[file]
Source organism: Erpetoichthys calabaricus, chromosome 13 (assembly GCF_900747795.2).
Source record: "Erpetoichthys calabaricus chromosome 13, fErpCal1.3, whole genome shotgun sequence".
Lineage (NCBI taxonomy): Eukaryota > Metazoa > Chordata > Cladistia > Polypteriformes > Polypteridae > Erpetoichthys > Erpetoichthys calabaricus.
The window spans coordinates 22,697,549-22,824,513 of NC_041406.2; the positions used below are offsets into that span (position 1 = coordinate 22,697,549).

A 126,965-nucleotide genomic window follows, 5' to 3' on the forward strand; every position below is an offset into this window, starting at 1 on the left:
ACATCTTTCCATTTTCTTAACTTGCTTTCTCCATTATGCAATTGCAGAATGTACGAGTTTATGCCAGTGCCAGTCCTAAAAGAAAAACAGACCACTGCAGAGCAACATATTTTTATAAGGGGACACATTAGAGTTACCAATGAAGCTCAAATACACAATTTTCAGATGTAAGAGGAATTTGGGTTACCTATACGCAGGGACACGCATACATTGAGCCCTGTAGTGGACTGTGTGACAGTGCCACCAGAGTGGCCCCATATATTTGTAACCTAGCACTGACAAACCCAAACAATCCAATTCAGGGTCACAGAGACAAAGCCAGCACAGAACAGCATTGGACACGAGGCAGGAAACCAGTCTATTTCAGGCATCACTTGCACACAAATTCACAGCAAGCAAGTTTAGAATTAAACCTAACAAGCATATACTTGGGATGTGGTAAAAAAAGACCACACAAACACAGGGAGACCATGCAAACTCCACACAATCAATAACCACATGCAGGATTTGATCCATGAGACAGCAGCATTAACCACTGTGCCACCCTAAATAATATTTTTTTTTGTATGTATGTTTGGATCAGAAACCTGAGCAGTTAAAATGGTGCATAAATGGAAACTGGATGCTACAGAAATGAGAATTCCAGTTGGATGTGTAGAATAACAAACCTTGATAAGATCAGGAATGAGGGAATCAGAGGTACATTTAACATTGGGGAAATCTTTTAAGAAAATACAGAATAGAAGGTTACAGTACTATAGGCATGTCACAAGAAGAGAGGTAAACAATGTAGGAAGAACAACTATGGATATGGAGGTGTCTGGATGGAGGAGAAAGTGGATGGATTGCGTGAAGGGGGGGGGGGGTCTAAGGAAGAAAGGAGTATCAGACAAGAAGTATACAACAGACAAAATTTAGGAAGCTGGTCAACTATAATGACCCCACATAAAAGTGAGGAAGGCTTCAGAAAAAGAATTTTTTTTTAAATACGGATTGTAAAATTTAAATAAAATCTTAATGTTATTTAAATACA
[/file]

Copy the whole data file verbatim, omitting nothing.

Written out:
Source organism: Erpetoichthys calabaricus, chromosome 13 (assembly GCF_900747795.2).
Source record: "Erpetoichthys calabaricus chromosome 13, fErpCal1.3, whole genome shotgun sequence".
Lineage (NCBI taxonomy): Eukaryota > Metazoa > Chordata > Cladistia > Polypteriformes > Polypteridae > Erpetoichthys > Erpetoichthys calabaricus.
The window spans coordinates 22,697,549-22,824,513 of NC_041406.2; the positions used below are offsets into that span (position 1 = coordinate 22,697,549).

A 126,965-nucleotide genomic window follows, 5' to 3' on the forward strand; every position below is an offset into this window, starting at 1 on the left:
ACATCTTTCCATTTTCTTAACTTGCTTTCTCCATTATGCAATTGCAGAATGTACGAGTTTATGCCAGTGCCAGTCCTAAAAGAAAAACAGACCACTGCAGAGCAACATATTTTTATAAGGGGACACATTAGAGTTACCAATGAAGCTCAAATACACAATTTTCAGATGTAAGAGGAATTTGGGTTACCTATACGCAGGGACACGCATACATTGAGCCCTGTAGTGGACTGTGTGACAGTGCCACCAGAGTGGCCCCATATATTTGTAACCTAGCACTGACAAACCCAAACAATCCAATTCAGGGTCACAGAGACAAAGCCAGCACAGAACAGCATTGGACACGAGGCAGGAAACCAGTCTATTTCAGGCATCACTTGCACACAAATTCACAGCAAGCAAGTTTAGAATTAAACCTAACAAGCATATACTTGGGATGTGGTAAAAAAAGACCACACAAACACAGGGAGACCATGCAAACTCCACACAATCAATAACCACATGCAGGATTTGATCCATGAGACAGCAGCATTAACCACTGTGCCACCCTAAATAATATTTTTTTTTGTATGTATGTTTGGATCAGAAACCTGAGCAGTTAAAATGGTGCATAAATGGAAACTGGATGCTACAGAAATGAGAATTCCAGTTGGATGTGTAGAATAACAAACCTTGATAAGATCAGGAATGAGGGAATCAGAGGTACATTTAACATTGGGGAAATCTTTTAAGAAAATACAGAATAGAAGGTTACAGTACTATAGGCATGTCACAAGAAGAGAGGTAAACAATGTAGGAAGAACAACTATGGATATGGAGGTGTCTGGATGGAGGAGAAAGTGGATGGATTGCGTGAAGGGGGGGGGGGGTCTAAGGAAGAAAGGAGTATCAGACAAGAAGTATACAACAGACAAAATTTAGGAAGCTGGTCAACTATAATGACCCCACATAAAAGTGAGGAAGGCTTCAGAAAAAGAATTTTTTTTTAAATACGGATTGTAAAATTTAAATAAAATCTTAATGTTATTTAAATACA